Many families--couples, brothers, and sisters—work together on music projects in the Christian music industry. It's the norm. The emerging band CLINE is a great example. The band, comprised of Garrett Cline, his wife Jacquelyn, and his brother, Darrick, are becoming well-known for their music. In 2021, the trio has dropped two singles: "Anchor" and "Refuge" and plans to release more in the coming months. I caught up with Garrett, Darrick, and Jacquelyn to talk about the band, working with country artist Dylan Scott, and more.
Introduce us to CLINE. How did you get started?
Garrett: Jacquelyn and I have been married for over 10 years. Darrick and I grew up playing music together. We've spent the last seven years touring with Dylan Scott who's a country artist with Curb Records in Nashville. But, before that, we were touring and playing at worship camps.
When the COVID-19 pandemic hit, we lost our main sources of income. We lost our jobs because the touring world shut down. And, when this happened, we felt like it was an opportunity to reach back into what has been an ongoing project for us, CLINE.
We've worked on our band for a long time. So, we were thrilled when all these doors started opening for us. It's like what Apostle Paul says in 1 Corinthians 16:9 (NIV): "Because a great door for effective work has opened to me." During our journey, we have met many people along the way who share our vision for what worship music can be and how it can impact our church, our community, and, hopefully, our world.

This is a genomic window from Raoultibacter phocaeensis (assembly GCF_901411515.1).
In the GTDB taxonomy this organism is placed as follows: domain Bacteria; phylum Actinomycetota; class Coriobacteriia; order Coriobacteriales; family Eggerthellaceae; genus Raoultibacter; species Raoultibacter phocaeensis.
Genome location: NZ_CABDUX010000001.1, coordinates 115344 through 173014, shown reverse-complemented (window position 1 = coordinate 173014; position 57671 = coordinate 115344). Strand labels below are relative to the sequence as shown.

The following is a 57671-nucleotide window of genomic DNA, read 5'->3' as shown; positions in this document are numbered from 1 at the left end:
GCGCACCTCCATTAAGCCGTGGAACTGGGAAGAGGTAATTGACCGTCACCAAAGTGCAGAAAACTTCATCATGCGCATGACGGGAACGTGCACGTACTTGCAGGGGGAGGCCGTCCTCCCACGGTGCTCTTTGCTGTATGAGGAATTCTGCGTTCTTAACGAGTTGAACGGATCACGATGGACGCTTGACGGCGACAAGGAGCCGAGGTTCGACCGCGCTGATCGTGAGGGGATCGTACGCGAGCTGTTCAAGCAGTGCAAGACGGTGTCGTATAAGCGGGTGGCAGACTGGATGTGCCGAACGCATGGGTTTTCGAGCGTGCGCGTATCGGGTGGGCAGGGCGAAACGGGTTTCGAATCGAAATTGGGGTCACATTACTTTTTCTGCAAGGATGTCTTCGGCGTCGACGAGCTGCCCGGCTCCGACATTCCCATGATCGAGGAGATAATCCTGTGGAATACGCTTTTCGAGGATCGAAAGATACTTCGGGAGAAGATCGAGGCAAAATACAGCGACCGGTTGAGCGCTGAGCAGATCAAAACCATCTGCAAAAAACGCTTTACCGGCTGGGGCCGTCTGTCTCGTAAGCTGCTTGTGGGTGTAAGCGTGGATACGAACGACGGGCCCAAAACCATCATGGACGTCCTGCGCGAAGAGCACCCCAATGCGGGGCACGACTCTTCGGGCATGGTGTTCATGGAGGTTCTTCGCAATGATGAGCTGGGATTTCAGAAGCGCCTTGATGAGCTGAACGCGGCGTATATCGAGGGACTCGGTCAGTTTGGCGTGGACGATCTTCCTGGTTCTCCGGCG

So, the three of us started making a record. We wrote songs with Curt Gibbs, a songwriter, and producer at Curb Records. Darrick and I had already worked with him quite a bit. "Refuge" was the first song we wrote together during the pandemic.
And, with the pandemic, many bad things have happened—and continue to happen. But, like God always does, He has taken the bad and has birthed songs we hope can impact our local and the global church.
You briefly mentioned how you worked with Dylan Scott. What has that experience been like for you?
Darrick: It's been a major blessing. Before meeting Dylan, we didn't know much about how the music industry worked. Through it, we've met many people and formed many different friendships. We met our producer, Curt, who also produces music for Dylan. We also met our friends at Curb who have been helping us out. God continues to use the pandemic as a door for our music and our ministry.
Garrett: We still tour with Dylan. He has some shows booked for this year. Our number one goal is to write and release music that the church can sing. So when we're not touring with Dylan, we're booking shows with CLINE. We're trying to say "yes" to as much as we can, as well as honor our commitments with Dylan.
When we started the conversation about pursuing CLINE more intentionally, we didn't want to leave what God called us to do with Dylan. There have been opportunities where I've counseled people in a catering greenroom in an arena as much as in our local church. We feel it's very much a calling. Jacquelyn also feels like it's a calling. It's a calling for her to take care of life at home, while Darrick and I are away.
There are ways that Jacquelyn can impact people at the gym where she can't in a 30-minute worship set on a Sunday morning. We've tried to live our lives in such a way that we are Christians in the world, but not of the world. There's no difference between Jacquelyn when she's leading worship, and Jacquelyn when she's training somebody at the gym. Or, Darrick when he's playing drums at church versus him playing drums at Bridgestone Arena. There's no difference.